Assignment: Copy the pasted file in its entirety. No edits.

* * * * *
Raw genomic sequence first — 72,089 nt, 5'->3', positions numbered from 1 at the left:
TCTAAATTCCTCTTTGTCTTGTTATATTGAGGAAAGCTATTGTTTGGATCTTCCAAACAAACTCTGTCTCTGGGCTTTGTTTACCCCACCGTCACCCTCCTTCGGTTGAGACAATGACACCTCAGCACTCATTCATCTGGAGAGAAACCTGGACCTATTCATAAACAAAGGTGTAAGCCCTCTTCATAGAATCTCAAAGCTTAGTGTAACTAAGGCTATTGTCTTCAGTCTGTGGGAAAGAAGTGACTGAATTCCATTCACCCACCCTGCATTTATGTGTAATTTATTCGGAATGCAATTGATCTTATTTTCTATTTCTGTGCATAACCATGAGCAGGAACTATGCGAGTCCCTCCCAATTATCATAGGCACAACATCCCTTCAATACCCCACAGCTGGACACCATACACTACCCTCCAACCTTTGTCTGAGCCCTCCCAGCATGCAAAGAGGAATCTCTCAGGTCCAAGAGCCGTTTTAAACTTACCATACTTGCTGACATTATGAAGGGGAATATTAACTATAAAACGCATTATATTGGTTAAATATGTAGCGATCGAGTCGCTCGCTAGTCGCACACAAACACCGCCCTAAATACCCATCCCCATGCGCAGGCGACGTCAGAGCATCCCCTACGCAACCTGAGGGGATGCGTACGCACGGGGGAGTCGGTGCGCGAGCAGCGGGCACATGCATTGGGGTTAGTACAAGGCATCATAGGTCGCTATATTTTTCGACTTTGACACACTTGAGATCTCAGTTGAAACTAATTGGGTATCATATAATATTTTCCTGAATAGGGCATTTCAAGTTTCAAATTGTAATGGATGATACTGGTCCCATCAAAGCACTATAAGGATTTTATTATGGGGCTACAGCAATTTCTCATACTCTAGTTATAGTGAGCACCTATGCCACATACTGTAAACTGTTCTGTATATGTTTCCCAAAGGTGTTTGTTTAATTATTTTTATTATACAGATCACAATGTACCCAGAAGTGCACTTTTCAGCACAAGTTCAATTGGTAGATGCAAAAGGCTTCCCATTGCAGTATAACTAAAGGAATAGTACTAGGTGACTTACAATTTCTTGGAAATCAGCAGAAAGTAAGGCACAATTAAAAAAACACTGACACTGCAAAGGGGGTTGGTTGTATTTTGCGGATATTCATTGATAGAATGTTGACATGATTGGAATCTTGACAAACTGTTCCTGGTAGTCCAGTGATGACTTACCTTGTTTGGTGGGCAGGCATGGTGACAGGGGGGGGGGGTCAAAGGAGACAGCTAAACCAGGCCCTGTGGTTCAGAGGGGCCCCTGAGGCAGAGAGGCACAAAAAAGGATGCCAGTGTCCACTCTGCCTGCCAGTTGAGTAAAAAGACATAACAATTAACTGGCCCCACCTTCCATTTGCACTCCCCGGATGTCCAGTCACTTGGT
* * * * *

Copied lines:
Raw genomic sequence first — 72,089 nt, 5'->3', positions numbered from 1 at the left:
TCTAAATTCCTCTTTGTCTTGTTATATTGAGGAAAGCTATTGTTTGGATCTTCCAAACAAACTCTGTCTCTGGGCTTTGTTTACCCCACCGTCACCCTCCTTCGGTTGAGACAATGACACCTCAGCACTCATTCATCTGGAGAGAAACCTGGACCTATTCATAAACAAAGGTGTAAGCCCTCTTCATAGAATCTCAAAGCTTAGTGTAACTAAGGCTATTGTCTTCAGTCTGTGGGAAAGAAGTGACTGAATTCCATTCACCCACCCTGCATTTATGTGTAATTTATTCGGAATGCAATTGATCTTATTTTCTATTTCTGTGCATAACCATGAGCAGGAACTATGCGAGTCCCTCCCAATTATCATAGGCACAACATCCCTTCAATACCCCACAGCTGGACACCATACACTACCCTCCAACCTTTGTCTGAGCCCTCCCAGCATGCAAAGAGGAATCTCTCAGGTCCAAGAGCCGTTTTAAACTTACCATACTTGCTGACATTATGAAGGGGAATATTAACTATAAAACGCATTATATTGGTTAAATATGTAGCGATCGAGTCGCTCGCTAGTCGCACACAAACACCGCCCTAAATACCCATCCCCATGCGCAGGCGACGTCAGAGCATCCCCTACGCAACCTGAGGGGATGCGTACGCACGGGGGAGTCGGTGCGCGAGCAGCGGGCACATGCATTGGGGTTAGTACAAGGCATCATAGGTCGCTATATTTTTCGACTTTGACACACTTGAGATCTCAGTTGAAACTAATTGGGTATCATATAATATTTTCCTGAATAGGGCATTTCAAGTTTCAAATTGTAATGGATGATACTGGTCCCATCAAAGCACTATAAGGATTTTATTATGGGGCTACAGCAATTTCTCATACTCTAGTTATAGTGAGCACCTATGCCACATACTGTAAACTGTTCTGTATATGTTTCCCAAAGGTGTTTGTTTAATTATTTTTATTATACAGATCACAATGTACCCAGAAGTGCACTTTTCAGCACAAGTTCAATTGGTAGATGCAAAAGGCTTCCCATTGCAGTATAACTAAAGGAATAGTACTAGGTGACTTACAATTTCTTGGAAATCAGCAGAAAGTAAGGCACAATTAAAAAAACACTGACACTGCAAAGGGGGTTGGTTGTATTTTGCGGATATTCATTGATAGAATGTTGACATGATTGGAATCTTGACAAACTGTTCCTGGTAGTCCAGTGATGACTTACCTTGTTTGGTGGGCAGGCATGGTGACAGGGGGGGGGGGTCAAAGGAGACAGCTAAACCAGGCCCTGTGGTTCAGAGGGGCCCCTGAGGCAGAGAGGCACAAAAAAGGATGCCAGTGTCCACTCTGCCTGCCAGTTGAGTAAAAAGACATAACAATTAACTGGCCCCACCTTCCATTTGCACTCCCCGGATGTCCAGTCACTTGGT